The Public Relations Society of America (PRSA) and I have a love/hate relationship.
I love the fact that there is an organization out there that believes in advocating the importance and principles of public relations and communications.
I love that PRSA is trying to stay relevant…especially with groups like the Young Pros and social media trainings and the like.
However, there is still other things that I just can’t ignore. It’s disappointing attempt of diversity (leadership-wise and as a whole society), it’s new-found aversion with PRSSA/PRSA meet and greets (maybe not as a whole, but an overwhelming sample size) and the benefit/cost imbalance…which may be an internal argument I need to deal with.
What is cool though, is that I am not the only one with a problem with some of PRSA’s regulations. What’s even better, is that this professional, who I think is a rockstar, is in the process of doing something to change it!
Richard Edelman wrote in his blog about the PRSA requirement that you must have an APR (accredited in PR) certification before you even think of holding a leadership position. He was asked to sign a petition to eliminate the requirement.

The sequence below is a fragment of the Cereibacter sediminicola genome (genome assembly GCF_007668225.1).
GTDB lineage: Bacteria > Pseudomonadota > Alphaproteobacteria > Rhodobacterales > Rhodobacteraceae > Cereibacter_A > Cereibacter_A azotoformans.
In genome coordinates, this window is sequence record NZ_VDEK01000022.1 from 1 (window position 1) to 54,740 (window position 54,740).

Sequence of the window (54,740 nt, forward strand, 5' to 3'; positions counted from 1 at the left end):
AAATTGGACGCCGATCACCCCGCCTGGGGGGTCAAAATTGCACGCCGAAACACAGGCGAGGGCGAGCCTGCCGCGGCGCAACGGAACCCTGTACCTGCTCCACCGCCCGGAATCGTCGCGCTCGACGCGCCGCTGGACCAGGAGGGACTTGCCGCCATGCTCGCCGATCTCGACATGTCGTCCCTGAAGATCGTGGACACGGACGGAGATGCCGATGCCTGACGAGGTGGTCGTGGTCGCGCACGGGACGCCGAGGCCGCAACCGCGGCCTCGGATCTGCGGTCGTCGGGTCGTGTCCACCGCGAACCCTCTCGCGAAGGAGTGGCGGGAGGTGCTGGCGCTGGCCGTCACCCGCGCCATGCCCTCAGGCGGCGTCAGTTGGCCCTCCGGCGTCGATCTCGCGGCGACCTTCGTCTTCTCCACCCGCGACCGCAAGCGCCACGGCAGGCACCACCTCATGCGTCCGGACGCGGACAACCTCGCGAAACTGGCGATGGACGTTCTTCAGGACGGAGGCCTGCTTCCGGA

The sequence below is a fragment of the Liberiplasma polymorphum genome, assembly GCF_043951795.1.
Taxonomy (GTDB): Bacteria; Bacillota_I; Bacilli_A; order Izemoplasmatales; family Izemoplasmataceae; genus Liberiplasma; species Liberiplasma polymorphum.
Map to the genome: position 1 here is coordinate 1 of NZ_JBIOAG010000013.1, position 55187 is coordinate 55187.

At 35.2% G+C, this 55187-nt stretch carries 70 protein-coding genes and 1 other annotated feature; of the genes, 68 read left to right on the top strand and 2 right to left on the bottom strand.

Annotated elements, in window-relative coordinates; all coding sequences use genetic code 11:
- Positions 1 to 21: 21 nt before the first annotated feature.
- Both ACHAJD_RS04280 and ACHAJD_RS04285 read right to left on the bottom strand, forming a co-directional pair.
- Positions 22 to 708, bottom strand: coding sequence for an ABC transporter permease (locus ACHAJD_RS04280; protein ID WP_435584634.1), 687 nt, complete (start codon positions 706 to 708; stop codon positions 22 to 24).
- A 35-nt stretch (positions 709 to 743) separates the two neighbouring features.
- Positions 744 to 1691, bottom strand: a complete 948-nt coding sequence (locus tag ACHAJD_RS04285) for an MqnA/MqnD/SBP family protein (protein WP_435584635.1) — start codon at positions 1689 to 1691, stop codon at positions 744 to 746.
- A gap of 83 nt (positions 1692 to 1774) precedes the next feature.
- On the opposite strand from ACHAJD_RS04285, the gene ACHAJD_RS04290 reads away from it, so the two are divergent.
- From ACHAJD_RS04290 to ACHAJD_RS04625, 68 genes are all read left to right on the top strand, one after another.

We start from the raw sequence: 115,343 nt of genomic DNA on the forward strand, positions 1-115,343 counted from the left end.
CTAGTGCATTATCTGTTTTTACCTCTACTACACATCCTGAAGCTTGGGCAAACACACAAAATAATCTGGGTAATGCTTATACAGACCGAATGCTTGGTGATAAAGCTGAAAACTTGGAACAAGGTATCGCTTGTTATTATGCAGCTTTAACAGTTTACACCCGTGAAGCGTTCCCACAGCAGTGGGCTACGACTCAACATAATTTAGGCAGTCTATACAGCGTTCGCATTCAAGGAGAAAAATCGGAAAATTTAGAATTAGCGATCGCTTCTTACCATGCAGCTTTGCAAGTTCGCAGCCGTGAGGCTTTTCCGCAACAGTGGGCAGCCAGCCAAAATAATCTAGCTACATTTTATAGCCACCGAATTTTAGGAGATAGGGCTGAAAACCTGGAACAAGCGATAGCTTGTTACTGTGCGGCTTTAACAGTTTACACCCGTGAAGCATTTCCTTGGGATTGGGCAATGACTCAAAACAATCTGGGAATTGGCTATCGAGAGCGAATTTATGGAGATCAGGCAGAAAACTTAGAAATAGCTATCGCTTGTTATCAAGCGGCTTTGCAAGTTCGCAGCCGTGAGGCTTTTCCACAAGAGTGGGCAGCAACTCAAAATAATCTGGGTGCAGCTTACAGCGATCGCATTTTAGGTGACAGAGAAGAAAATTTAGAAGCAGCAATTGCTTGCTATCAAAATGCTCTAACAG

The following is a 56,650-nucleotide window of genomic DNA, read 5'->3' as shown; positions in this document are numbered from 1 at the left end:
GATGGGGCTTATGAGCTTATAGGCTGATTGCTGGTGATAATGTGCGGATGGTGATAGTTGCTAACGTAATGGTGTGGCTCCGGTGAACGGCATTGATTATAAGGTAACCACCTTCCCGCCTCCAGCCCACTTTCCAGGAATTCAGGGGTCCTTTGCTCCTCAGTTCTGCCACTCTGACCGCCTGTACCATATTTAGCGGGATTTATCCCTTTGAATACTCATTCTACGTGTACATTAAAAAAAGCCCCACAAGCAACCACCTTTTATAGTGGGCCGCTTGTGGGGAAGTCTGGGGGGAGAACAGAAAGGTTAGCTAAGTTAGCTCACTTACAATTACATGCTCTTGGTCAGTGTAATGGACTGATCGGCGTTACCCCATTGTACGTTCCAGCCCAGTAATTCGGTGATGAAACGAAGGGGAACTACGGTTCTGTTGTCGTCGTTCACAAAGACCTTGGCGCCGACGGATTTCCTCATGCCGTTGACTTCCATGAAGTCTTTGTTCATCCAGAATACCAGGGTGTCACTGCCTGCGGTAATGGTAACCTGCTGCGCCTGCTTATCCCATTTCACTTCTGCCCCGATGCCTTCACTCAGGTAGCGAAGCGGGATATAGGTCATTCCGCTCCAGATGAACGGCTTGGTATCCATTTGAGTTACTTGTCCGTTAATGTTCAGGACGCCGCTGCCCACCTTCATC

Now I understand what the Society was trying to do. Any organization wants those in leadership to know the ins and outs of an industry. But the APR isn’t even sought out by many of the leaders in the PR industry! If it was a hot item, and “everyone who’s anyone” got their APR certification, it wouldn’t even be in conversation. Edelman has the statistics in his blog about those getting the certification, so I won’t repeat them.
I hope this succeeds. For PRSA’s hope, at least. Opening the leadership for national office to the masses will only do good things and bring more attention and eager folks to an organization that is struggling to stay in the limelight.
May this requirement be struck down with the greatest of prejudice.